The locus ceruleus, hippocampus, amygdala, and anterior hypothalamus, the areas of the brain most concerned with emotions and stress, share a high density of both norepinephrine and opioid receptors (29, 30). Any cue associated with a noxious stimulus or interruption of behavior triggers the firing of the locus ceruleus, releasing norepinephrine (NE). Any situation that requires a rapid response or rapid selectivc- focus of attention to specific sources of information in the external environment releases NE. Dopamine appears to support and facilitate the situation and organization of sensory-motor associations critical during times of stress and flight or fight reactions (31). During waking states, NE and 5HT activity dominates, with inhibition of cholinergic output; thought content and cognition are consistent and continuous; affects are stable. During NREM sleep with balanced aminergic and cholinergic bursts of activity, thoughts are devoid of perceptive vividness or emotional tone. In REM sleep, thoughts are graphic, emotionally charged; images contain discontinuities, incongruities, uncertainties; cholinergic activity dominates (32). Modeling of this type may provide insight into possible functional roles of cognitive processes correlated with different neurobiological states, such as state dependent learning (32),

Opiate rece[tpr activity inhibits noradreneggic activity and vice versa (32, p. 44.). Inescapable shock depletes norepinephrine (NE) and dopamine and such NE depletion seems to be a conditioned response rendering certain NE receptors hypersensitive to subsequent NE stimulation (33, 34, 35). Van der Kolk, Greenberg and Boyd (34) proposed the physiological aspects of both opiate withdrawal and PTSD are related to central noradrenergic hyperactivity associated with a relative decrease in opiate receptor binding; such endogenous opioid release may result in a temporary sense of control, but withdrawal symptoms may occur. It is this transient relief on reexposure which may perpetuate an addictive cycle (35) which may lead to further loss of psychophysiological control (34). Redmond and Huang (36) proposed that acute anxiety reactions are related to increased activity in brain noradrenergic systems; electrical stimulation of the locus ceruleus induces a behavioral syndrome similar to that in natural fear-inducing situations. Drugs that reduce NE turnover (e.g., clonidine) are useful in treating panic attacks in humans, whereas drugs that increase NE turnover (e.g., yohimbine) produce anxiety states in humans. It has been proposed that it is the ability of TCAs and MAO inhibitors to decrease locus ceruleus firing, NE turnover, and beta-adrenergic receptor function that underlies the efficacy of the noradrenergic system in ameliorating panic attacks (37).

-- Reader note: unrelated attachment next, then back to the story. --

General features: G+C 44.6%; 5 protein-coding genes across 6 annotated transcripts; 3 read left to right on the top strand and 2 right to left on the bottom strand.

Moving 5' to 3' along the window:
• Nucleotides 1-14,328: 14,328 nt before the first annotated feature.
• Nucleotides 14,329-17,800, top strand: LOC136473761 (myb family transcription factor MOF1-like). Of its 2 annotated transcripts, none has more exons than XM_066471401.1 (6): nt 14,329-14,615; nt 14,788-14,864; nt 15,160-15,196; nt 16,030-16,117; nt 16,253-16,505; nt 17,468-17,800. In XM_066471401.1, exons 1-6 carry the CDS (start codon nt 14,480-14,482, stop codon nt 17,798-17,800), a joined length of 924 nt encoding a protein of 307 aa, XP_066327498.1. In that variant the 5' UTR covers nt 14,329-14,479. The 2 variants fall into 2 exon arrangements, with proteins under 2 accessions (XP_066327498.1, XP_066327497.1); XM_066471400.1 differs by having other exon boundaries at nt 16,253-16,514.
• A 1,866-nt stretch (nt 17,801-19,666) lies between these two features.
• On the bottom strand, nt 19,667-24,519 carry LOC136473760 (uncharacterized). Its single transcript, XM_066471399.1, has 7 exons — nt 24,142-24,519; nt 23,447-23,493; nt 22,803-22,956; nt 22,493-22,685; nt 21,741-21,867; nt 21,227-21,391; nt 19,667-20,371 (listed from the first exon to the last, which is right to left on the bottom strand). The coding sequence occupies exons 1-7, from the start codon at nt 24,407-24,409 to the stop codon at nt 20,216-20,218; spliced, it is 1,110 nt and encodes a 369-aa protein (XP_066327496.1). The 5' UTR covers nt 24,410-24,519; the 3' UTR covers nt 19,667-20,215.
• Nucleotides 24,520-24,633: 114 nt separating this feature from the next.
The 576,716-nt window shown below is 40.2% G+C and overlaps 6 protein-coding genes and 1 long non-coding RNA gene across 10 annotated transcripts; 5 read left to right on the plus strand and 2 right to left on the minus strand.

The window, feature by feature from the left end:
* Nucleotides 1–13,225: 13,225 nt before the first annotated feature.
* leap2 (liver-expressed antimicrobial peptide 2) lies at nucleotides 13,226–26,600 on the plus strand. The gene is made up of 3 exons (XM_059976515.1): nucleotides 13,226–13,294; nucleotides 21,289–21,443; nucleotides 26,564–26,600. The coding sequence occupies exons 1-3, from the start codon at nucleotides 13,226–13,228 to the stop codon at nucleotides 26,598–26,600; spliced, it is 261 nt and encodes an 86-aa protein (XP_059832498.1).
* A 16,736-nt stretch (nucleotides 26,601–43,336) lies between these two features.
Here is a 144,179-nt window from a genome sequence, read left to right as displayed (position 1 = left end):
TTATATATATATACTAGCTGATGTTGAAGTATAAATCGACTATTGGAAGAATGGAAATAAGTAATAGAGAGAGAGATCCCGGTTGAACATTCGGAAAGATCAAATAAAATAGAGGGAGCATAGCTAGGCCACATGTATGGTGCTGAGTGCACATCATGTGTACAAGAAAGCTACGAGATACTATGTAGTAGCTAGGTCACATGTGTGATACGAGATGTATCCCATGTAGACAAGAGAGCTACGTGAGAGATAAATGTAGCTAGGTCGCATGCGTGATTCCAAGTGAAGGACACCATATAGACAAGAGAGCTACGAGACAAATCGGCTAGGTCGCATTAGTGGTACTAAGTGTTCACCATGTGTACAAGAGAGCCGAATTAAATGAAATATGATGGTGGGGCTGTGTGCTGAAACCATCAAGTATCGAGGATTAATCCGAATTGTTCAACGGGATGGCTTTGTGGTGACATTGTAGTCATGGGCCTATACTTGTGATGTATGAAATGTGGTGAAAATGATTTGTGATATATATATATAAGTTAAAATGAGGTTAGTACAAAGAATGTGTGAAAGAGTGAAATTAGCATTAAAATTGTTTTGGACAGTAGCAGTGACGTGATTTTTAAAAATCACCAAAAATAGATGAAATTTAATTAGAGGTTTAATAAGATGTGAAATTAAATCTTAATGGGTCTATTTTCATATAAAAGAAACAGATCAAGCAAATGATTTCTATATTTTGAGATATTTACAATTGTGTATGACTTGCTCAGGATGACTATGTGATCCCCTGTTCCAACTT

The human response to trauma is either unmodulated anxiety, often accompanied by motoric discharge that includes acts of aggression against the self or others, or else social and emotional withdrawal (38). Many traumatized people continue to respond to minor stimuli with an intensity appropriate only to emergency situations. The degree of the autonomic arousal determines the intensity of the emotional response. Van der Kolk, Greenberg and Boyd (34) hypothesized that the repetitive reliving of the trauma, particularly under stress, is caused by the stress-induced reactivation of the locus ceruleus - hippocampus - amygdala pathways. It is the long term potetitiation of certain pathways, neural network engrams, that predispose to certain characteristic neurophysiological affective and cognitive-behavioral response patterns.


PTSD symptoms take on a biphasic repetition-compulsion pattern (intrusive recollections, revivification-autonomic hyperarousal) or magical fantasy undoing pattern (psychic numbing, denial, avoidance). The human response to trauma is summarized by Van der Kolk and Greenberg (35, p. 64-66): that the central nervous system seems to react to any overwhelming threatening and uncontrollable experience in a consistent pattern; that traumatized people tend to respond in an all-or-nothing way with either unmodulated anxiety, often with motoric discharges that includes acts of aggression against the self or others, or else social and emotional withdrawal; that PTSD symptoms seem to underlie the psychopathology of a number of psychiatric disorders (MPD, BPD, the addictive disorders, including the eating disorders, certain anxiety and a panic states); and that the intensity of the autonomic arousal, formerly adaptive preparation to cope with stress, eventually becomes itself a precipitant of fear and emergency responses.

The animal model of inescapable shock parallels the equivalent of learned helplessness in humans. Animals exposed to inescapable shock develop analgesia when exposed to another stressor shortly afterward; this response is mediated by endogenous opioids and is reversed by nalozone, and that chronic stress induces a physiological state that resembles dependency on high levels of exogenous opioids; and when severely stressed, subsequent fear and the accompanying opioid secretion attenuates the perceived intensity of subsequent shocks (35, p. 71-72). It is this "addiction to trauma", that characterizes the morbid human fascination to chronic reexposure to dangerous situations in PTSD victims